2. Because of the toil involved in becoming possessed of the seed. The greatest prizes of life are not obtained without pains. The blessing that does the most in elevating and perfecting the human soul, and in conferring the greatest good on others, is secured only after numberless failures and infinite efforts. No wonder that is “precious” to man which has cost him so much. The gardener values the plant the more which has involved so much care in bringing to its present state of perfection and beauty.

3. Because of the meagre results witnessed in comparison with the effort put forth. True worth is not always appreciated. It is the fate of every man who raises himself by his talents and industry above the common level to be abused and hated by those whom he has eclipsed. Joseph was envied by his brethren, and David was persecuted by his. Jeremiah, the weeping prophet, who bewailed the fallen fortunes of Jerusalem, and whose fate was like Cassandra’s, always to speak truth but never to be believed, pathetically exclaimed, “O my mother, thou hast borne me a man of strife!” (Jeremiah 15:10). And it is often cause of bitterest sorrow to the Christian worker that so few accept his testimony, or understand the nature and drift of his most unselfish labours.

II. That the time of reaping is one of inexpressible joy. “Shall reap in joy: Shall doubtless come again with rejoicing, bringing his sheaves with him.”

1. Because it is the realisation of patient hope. The man who blossoms suddenly into a genius has often been toiling and suffering for years in obscurity, though assured in himself his day of triumph would come. There is a kind of prophetic instinct in great minds that tells them of the bright prospects in reserve for them, and whispers to them the secret of their after greatness. In early youth, Joseph saw by anticipation his sheaf higher than all the sheaves of the field, and the sun and moon and the eleven stars bowing down to the soles of his feet. Nelson, stung by the neglect of his superiors to his professional claims, said, “I shall one day have a gazette to myself”—and he had. Raffaelle, in youth, triumphantly exclaimed, “I, too, am a painter;” and posterity endorsed the estimate he had formed of himself. It is with every true work, as with every true worker: patient waiting and working will bear fruit in joyous success.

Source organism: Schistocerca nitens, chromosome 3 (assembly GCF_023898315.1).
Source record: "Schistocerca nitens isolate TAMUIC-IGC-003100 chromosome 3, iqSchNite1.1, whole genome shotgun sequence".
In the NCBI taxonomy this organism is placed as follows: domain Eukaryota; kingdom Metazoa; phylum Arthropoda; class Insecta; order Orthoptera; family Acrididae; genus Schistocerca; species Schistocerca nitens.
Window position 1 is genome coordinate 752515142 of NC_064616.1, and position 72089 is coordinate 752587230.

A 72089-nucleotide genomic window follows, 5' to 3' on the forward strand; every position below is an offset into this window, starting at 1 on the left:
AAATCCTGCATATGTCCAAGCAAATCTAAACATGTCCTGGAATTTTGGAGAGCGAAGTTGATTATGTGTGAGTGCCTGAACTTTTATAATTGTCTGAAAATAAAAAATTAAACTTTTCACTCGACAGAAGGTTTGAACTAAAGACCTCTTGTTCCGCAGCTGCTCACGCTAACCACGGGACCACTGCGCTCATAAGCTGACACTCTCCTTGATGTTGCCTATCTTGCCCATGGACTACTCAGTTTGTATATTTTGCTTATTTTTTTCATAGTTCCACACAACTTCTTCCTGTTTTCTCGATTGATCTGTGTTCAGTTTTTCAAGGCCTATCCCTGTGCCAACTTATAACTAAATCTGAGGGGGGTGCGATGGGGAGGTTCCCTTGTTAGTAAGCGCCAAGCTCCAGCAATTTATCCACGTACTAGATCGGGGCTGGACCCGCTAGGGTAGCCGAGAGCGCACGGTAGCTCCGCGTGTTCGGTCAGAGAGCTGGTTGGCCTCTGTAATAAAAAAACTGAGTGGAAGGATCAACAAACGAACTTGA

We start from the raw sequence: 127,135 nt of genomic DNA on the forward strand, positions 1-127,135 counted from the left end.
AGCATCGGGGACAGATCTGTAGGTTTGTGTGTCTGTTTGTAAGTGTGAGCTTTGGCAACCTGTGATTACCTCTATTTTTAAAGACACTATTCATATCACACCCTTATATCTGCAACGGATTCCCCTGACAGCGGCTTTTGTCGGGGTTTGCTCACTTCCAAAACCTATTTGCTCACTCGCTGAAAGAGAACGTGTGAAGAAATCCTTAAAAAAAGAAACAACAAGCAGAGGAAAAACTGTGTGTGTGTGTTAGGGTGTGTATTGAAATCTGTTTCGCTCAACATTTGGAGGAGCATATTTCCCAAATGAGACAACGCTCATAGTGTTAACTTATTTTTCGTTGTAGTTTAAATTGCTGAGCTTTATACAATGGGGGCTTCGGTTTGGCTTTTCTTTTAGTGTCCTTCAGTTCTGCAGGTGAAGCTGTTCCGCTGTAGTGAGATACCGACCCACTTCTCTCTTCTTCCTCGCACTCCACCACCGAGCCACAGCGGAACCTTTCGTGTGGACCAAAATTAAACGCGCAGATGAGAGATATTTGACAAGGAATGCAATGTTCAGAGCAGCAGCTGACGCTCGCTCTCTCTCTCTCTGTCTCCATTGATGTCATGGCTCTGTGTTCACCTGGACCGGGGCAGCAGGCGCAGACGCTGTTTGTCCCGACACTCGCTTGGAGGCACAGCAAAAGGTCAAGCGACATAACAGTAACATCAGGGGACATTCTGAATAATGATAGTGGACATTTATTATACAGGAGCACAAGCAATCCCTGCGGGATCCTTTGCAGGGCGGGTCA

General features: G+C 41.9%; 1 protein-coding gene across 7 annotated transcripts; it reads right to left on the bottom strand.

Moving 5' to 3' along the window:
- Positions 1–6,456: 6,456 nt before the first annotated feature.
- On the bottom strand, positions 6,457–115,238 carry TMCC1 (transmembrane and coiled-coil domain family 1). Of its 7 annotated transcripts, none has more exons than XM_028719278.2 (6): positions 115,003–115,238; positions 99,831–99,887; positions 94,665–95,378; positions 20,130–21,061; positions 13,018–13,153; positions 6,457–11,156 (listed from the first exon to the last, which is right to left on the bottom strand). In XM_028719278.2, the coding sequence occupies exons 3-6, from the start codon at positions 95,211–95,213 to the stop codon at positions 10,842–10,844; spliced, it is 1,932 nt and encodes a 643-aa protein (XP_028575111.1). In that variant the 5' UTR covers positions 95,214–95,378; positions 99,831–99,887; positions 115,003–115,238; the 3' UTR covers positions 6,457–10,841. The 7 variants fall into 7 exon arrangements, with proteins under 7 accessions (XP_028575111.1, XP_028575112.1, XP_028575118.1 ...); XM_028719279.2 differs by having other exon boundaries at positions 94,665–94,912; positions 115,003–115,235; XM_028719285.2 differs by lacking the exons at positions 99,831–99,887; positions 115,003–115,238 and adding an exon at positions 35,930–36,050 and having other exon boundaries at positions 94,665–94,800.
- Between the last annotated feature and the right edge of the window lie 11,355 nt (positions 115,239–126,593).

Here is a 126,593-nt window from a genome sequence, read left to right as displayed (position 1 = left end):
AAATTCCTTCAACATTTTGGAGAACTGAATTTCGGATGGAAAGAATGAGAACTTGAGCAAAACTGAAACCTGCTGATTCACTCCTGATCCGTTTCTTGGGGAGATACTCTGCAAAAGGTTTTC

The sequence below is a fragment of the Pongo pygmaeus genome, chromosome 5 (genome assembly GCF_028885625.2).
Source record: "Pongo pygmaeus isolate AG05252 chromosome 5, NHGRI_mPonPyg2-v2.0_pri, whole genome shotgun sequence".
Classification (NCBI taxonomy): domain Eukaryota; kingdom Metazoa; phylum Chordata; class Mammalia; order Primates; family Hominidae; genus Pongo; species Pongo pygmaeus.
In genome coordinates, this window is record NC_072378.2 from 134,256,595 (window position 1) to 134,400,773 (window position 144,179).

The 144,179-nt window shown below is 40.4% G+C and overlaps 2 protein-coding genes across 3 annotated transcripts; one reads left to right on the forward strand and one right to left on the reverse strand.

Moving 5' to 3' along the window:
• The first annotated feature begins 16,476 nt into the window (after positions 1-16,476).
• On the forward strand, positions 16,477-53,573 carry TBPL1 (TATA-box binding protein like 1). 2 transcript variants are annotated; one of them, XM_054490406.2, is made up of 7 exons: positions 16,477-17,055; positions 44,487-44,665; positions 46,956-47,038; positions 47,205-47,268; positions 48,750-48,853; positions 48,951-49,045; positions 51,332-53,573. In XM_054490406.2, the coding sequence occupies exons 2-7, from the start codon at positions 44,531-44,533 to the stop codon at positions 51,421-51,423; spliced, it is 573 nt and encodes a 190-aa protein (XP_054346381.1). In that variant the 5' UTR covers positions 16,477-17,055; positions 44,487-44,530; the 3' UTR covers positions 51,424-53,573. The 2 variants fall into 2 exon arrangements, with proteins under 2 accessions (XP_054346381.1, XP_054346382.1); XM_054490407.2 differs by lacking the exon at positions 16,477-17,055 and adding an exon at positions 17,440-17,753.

2. Because it brings blessing to many for whose welfare we have been painfully concerned.

3. Because it is an additional evidence of the Divine faithfulness (Isaiah 61:11).

LESSONS:—Here is encouragement—1, To the Christian thinker; 2, the true patriot; 3, the faithful preacher; 4, the Sunday-School teacher; 5, the anxious parent.

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Bibliographical Information
Exell, Joseph S. "Commentary on Psalms 126". Preacher's Complete Homiletical Commentary. Funk & Wagnalls Company, 1892.